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Est. April 5, 2002
July 06, 2017 - Issue 706

2nd Amendment Privilege


"Police have the right to shoot and kill
another person, regardless of the circumstance;
civilians are simply 'deputized'
to do the same…if they are white."

You can act as if you didn’t see it, but you can’t act as if you didn’t hear it. Hear what, you ask? The silence of the NRA when it came to the shooting death of Philando Castile. That silence was loud and clear: Black lives don’t matter. A legal gun owner and carrier ended up being “carried by six,” and arguably the loudest legislative lobbying group in America said not a mumblin’ word. It’s clear that Castile had no right—2nd Amendment or otherwise—that a white man was bound to respect.

The Castile shooting is akin to the shooting deaths of Alton Sterling, Michael Brown, Tamir Rice, not only because the white person involved got to walk away, but because there was no need for the NRA to inject its two-cents worth of hindsight. The Castile shooting is also unique from the others in that the incident provides every reason for the NRA to inject 5 million cents of hindsight.

The answer is elementary: racism. The majority of America’s gun owners, if not Americans in general, are silent and complicit racists. I assert this observation, not simply to call names or idealogically label a group of people or incite inflammatory rhetoric. Instead, I call out racists to illuminate an American reality. The Washington Post reported that the most recent Census counts roughly 245 million adults, aged 18 and over in the US. Multiplying the adult population by the ownership rate gives us between 73 and 81 million adult gun owners in this country. NRA members account for about 5 million or 6 to 7 percent of that total.

A gun as a tool of force coupled with political position— a historically documented combination that has solidified America’s brand of racial domination since its inception. At each phase of social upheaval—abolition of slavery, civil rights movement, the Republican Revolution—guns and legislation have breathed life into society’s dying racial mores—a move that has maintained the deeply indwelled state of institutional racism.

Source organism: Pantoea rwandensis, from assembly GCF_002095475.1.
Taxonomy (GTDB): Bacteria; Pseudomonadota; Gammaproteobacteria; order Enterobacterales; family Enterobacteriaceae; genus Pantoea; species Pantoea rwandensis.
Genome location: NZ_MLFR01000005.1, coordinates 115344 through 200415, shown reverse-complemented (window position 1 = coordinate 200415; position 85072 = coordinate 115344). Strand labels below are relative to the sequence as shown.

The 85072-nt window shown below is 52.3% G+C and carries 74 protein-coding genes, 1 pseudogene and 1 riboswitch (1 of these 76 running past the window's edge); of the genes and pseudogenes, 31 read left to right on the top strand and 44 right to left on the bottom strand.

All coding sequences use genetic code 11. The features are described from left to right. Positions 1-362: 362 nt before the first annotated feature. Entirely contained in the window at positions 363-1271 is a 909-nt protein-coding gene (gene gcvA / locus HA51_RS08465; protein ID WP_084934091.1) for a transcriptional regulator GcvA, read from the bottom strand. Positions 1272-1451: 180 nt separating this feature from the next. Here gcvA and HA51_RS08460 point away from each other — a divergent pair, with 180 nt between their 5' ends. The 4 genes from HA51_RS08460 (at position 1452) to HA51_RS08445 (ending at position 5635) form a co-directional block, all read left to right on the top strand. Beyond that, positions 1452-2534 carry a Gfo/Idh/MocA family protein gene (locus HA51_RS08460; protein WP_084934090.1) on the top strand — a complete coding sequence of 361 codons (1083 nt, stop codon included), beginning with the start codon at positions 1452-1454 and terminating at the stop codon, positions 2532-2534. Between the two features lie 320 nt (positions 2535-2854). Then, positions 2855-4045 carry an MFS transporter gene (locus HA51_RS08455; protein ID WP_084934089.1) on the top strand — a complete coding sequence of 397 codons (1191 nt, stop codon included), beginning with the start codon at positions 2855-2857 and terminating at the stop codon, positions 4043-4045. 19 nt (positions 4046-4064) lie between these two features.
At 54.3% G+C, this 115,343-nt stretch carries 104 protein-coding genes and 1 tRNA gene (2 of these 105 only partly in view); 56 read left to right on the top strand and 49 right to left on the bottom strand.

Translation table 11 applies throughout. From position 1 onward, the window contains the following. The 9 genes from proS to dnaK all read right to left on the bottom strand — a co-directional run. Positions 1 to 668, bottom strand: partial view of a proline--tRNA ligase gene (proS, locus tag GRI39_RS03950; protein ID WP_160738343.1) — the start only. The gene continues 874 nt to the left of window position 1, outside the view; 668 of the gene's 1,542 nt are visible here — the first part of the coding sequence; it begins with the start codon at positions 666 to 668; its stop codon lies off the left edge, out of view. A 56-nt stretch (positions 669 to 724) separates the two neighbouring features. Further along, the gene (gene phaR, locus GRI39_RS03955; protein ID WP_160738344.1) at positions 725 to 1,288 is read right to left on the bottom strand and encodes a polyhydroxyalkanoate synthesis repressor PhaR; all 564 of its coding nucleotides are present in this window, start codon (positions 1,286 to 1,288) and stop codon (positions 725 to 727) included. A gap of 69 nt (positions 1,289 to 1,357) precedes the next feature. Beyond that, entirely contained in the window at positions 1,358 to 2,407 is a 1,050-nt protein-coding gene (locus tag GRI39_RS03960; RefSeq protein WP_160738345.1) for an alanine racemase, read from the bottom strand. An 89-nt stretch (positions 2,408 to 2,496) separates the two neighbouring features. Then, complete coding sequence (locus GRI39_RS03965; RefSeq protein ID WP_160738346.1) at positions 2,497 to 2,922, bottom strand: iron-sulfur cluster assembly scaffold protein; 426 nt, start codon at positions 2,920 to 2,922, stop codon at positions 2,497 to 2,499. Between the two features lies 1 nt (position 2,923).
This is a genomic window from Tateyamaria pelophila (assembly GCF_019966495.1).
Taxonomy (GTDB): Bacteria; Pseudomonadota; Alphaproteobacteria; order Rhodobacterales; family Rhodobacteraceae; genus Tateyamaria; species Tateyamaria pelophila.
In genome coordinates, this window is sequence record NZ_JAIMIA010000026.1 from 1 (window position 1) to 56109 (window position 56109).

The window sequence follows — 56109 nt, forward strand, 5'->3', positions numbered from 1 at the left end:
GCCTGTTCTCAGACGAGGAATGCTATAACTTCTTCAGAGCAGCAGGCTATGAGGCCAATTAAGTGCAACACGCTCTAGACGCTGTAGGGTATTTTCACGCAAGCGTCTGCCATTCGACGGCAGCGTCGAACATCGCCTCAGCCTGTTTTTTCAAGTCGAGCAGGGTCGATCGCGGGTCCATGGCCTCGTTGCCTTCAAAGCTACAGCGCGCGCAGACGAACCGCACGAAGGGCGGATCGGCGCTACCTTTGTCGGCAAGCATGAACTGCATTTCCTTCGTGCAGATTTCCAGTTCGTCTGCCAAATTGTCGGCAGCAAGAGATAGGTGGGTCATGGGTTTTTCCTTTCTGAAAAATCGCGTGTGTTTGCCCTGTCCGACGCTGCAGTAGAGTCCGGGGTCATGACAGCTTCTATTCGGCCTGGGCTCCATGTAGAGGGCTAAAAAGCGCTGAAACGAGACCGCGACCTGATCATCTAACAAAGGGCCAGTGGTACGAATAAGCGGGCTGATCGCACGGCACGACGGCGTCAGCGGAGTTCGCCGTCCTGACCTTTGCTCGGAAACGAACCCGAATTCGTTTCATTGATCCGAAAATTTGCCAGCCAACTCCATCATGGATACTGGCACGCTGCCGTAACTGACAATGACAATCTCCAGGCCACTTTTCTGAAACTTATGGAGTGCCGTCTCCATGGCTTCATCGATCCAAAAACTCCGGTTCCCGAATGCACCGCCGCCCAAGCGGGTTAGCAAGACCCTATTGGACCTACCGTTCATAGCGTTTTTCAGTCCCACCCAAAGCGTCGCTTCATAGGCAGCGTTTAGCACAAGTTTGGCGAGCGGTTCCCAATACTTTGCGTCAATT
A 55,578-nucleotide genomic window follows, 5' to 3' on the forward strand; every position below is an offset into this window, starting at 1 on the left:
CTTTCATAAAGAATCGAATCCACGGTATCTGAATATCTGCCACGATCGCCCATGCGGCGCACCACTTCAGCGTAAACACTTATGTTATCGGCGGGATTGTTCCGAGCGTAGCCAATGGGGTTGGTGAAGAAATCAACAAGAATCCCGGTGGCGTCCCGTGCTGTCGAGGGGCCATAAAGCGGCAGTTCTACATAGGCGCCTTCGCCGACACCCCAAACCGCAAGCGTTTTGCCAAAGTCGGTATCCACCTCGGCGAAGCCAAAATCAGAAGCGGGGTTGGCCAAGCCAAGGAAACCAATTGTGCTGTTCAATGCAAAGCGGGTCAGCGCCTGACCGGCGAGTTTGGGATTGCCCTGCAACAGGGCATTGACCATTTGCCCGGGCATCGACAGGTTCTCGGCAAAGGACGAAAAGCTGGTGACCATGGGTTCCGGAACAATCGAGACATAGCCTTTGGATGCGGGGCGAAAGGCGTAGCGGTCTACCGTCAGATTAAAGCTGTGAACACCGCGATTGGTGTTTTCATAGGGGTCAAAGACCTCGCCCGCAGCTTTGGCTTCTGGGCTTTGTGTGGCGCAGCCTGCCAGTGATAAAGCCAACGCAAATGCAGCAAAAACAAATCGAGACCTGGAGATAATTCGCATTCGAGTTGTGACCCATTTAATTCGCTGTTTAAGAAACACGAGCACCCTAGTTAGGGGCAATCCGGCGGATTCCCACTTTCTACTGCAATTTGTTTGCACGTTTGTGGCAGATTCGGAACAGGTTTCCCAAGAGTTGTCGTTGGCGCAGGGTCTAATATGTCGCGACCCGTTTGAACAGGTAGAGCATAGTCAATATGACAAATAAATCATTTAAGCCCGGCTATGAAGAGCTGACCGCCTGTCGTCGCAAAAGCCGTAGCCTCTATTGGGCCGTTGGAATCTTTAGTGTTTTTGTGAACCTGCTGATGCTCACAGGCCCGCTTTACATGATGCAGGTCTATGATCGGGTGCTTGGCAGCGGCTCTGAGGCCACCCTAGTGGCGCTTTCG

Protection of this deadly combination is covered by the pointed hood of the Second Amendment. It is a hood which Philando Castile would not be allowed to wear, even if he was unaware that he truly didn’t want to wear it. In other words, “the Second Amendment is for us, not for you, Boy.” This claim to a right to bear arms was not created for the Black man in America, and if you let white men tell it, it will never be a privilege of the Black man in America. Beside the suppression, disenfranchisement and/or denial of the right to vote, the abridgement of Second Amendment is the grandest hypocrisy of this country.

Police have the right to shoot and kill another person, regardless of the circumstance. That is not an opinion I assert here, jury acquittals from coast-to-coast bear out that fact. Philando Castile was shot and killed by Jeronimo Yanez, a St. Anthony, Minnesota police officer, after being pulled over in Falcon Heights, a suburb of Saint Paul. Castile was in a car with his girlfriend, Diamond Reynolds, and her four-year-old daughter when he was pulled over by Yanez and another officer. Castile told the officer he had a firearm and a permit to carry a firearm, and he had one hand in his pants pocket after being asked for his license and registration. Castile was shot while reaching for his ID and more relevant here, after telling Yanez he was armed. The officer without provocation, panicked and began shooting Castile. Yanez shot him dead.

A most adequate description of the takeaway from the Castile murder came from Paul Butler, law professor at Georgetown University and a former federal prosecutor: “The victim did everything right, everything he was supposed to do. The victim was very respectful, very polite, letting the officer know what he was doing. None of that made a difference.”